Next, Bowler recommends prioritizing your tasks and plans based on 1) your level of understanding of the topic and 2) each task or plan’s deadline. To do this, devise symbols that indicate each task’s priority level and write the correct symbol next to each task and plan. For example, you might write three exclamation points next to high-priority items, two next to medium-priority items, and one next to low-priority items.

How do you know which tasks to prioritize? Bowler notes that if your understanding of a task or plan’s topic is lacking, the task or plan is important to focus on and will require a larger time commitment than something you already understand well. Therefore, these tasks and plans will be of higher priority. However, you must also take into account your deadlines—tasks and plans with immediate deadlines, like homework that’s due the next day, will usually have higher priority than plans that can be completed later in the month. 

However, tasks with impending deadlines might not always take the highest priority. For example, imagine that you have two upcoming obligations: two homework assignments due in five days, and a history exam next month on topics that you don’t yet understand fully. While the homework is due sooner, you’ll need a long time to fully master the exam content. To prioritize your plans for these obligations, determine what needs to get done first to both meet deadlines and improve your understanding in time to pass the exam. In this case, you should spend an hour creating flashcards for the exam first, because you need as much time as possible to memorize them before the exam; then, you should do the homework, because it’s the most immediate deadline after that.

Step #4: Schedule Your Tasks 

Once you know the priority levels of your tasks, schedule a time to complete them. Bowler recommends scheduling tasks week by week for up to a month in advance. You should revisit your schedule at the beginning of each week to make a daily and hourly schedule. Bowler notes that you should consider spaced repetition when scheduling your study times. For example, “study flashcards” might be one task on your list, but scheduling and performing it only once won’t improve your understanding of the material. Instead, use the spaced repetition technique by scheduling multiple flashcard sessions at regular intervals.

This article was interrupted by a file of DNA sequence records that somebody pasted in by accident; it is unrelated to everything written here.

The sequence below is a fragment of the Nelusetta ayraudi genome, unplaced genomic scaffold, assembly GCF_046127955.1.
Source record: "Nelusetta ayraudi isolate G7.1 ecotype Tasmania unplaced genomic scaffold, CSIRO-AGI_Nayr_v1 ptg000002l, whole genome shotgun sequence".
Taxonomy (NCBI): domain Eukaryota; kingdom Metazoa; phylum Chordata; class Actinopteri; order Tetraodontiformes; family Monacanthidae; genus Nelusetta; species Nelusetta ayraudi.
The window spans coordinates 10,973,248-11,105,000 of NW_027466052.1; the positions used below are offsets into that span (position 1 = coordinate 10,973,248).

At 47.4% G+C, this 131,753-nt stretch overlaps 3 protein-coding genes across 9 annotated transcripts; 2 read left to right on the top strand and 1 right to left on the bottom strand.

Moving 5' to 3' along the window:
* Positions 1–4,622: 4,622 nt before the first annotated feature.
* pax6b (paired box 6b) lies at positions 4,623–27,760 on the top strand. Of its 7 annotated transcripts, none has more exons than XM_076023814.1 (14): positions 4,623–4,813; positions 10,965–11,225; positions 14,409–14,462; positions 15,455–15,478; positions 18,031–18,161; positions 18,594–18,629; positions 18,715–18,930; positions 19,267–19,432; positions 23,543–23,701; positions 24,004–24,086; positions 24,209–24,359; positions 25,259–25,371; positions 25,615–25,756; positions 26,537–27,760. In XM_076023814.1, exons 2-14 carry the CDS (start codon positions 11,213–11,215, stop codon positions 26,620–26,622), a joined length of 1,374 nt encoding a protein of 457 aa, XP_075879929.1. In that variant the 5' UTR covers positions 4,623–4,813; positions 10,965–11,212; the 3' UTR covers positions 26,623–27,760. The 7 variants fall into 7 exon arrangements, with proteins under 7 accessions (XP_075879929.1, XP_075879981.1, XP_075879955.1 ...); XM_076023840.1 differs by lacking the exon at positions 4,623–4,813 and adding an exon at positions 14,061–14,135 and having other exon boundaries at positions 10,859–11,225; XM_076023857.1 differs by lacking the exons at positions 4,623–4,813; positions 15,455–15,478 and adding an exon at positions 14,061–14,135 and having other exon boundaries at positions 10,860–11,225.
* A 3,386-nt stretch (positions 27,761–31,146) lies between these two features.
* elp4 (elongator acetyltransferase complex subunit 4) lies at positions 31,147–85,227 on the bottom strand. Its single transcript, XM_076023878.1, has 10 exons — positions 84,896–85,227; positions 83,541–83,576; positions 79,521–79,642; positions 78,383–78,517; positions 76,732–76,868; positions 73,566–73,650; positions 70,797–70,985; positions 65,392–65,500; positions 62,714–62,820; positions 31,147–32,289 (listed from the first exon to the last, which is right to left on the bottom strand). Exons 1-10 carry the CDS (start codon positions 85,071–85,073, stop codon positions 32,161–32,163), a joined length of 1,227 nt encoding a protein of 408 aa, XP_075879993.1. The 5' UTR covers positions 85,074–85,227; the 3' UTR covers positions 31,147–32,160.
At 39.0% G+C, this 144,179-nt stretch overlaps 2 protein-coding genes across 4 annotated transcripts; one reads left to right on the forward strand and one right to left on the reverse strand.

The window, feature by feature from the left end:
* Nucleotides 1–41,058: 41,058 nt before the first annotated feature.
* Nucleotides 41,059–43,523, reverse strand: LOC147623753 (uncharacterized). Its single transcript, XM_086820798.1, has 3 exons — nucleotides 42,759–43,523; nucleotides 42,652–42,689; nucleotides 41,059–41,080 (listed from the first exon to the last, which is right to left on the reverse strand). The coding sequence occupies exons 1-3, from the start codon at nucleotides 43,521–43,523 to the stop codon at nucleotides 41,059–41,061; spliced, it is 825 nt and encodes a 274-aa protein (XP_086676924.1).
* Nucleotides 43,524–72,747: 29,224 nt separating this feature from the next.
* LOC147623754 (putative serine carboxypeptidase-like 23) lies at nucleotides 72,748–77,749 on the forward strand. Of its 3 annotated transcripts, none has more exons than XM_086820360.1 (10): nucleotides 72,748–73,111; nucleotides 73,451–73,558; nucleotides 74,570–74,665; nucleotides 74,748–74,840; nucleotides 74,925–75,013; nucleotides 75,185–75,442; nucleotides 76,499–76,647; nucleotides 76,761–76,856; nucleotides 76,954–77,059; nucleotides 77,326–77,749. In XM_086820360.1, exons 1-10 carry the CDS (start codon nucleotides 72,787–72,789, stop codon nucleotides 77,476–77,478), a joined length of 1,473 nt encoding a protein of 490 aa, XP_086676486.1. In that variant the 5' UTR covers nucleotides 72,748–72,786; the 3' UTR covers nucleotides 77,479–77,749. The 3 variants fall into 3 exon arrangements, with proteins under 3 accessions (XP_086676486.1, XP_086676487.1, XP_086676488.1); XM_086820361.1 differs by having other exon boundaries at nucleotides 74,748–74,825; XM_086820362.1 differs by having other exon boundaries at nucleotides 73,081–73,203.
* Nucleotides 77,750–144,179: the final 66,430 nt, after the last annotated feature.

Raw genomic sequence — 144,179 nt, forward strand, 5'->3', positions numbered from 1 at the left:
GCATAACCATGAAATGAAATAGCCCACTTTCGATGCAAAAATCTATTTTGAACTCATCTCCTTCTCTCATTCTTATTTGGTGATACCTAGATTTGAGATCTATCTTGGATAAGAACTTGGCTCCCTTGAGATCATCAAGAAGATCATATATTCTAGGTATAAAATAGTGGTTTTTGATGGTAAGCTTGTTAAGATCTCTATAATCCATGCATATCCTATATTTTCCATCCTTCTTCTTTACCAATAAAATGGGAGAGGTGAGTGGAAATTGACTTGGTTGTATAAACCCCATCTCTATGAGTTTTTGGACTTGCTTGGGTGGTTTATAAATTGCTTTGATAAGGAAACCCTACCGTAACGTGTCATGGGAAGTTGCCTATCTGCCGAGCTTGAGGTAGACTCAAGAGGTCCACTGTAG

How to Make a Study Schedule: The 4 Simple Steps

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  • Why school doesn't have to be chronically overwhelming
  • How students can manage their mindset, study habits, and time
  • Science-backed time management and study techniques to help you ace your exams

Katie Doll

Somehow, Katie was able to pull off her childhood dream of creating a career around books after graduating with a degree in English and a concentration in Creative Writing. Her preferred genre of books has changed drastically over the years, from fantasy/dystopian young-adult to moving novels and non-fiction books on the human experience. Katie especially enjoys reading and writing about all things television, good and bad.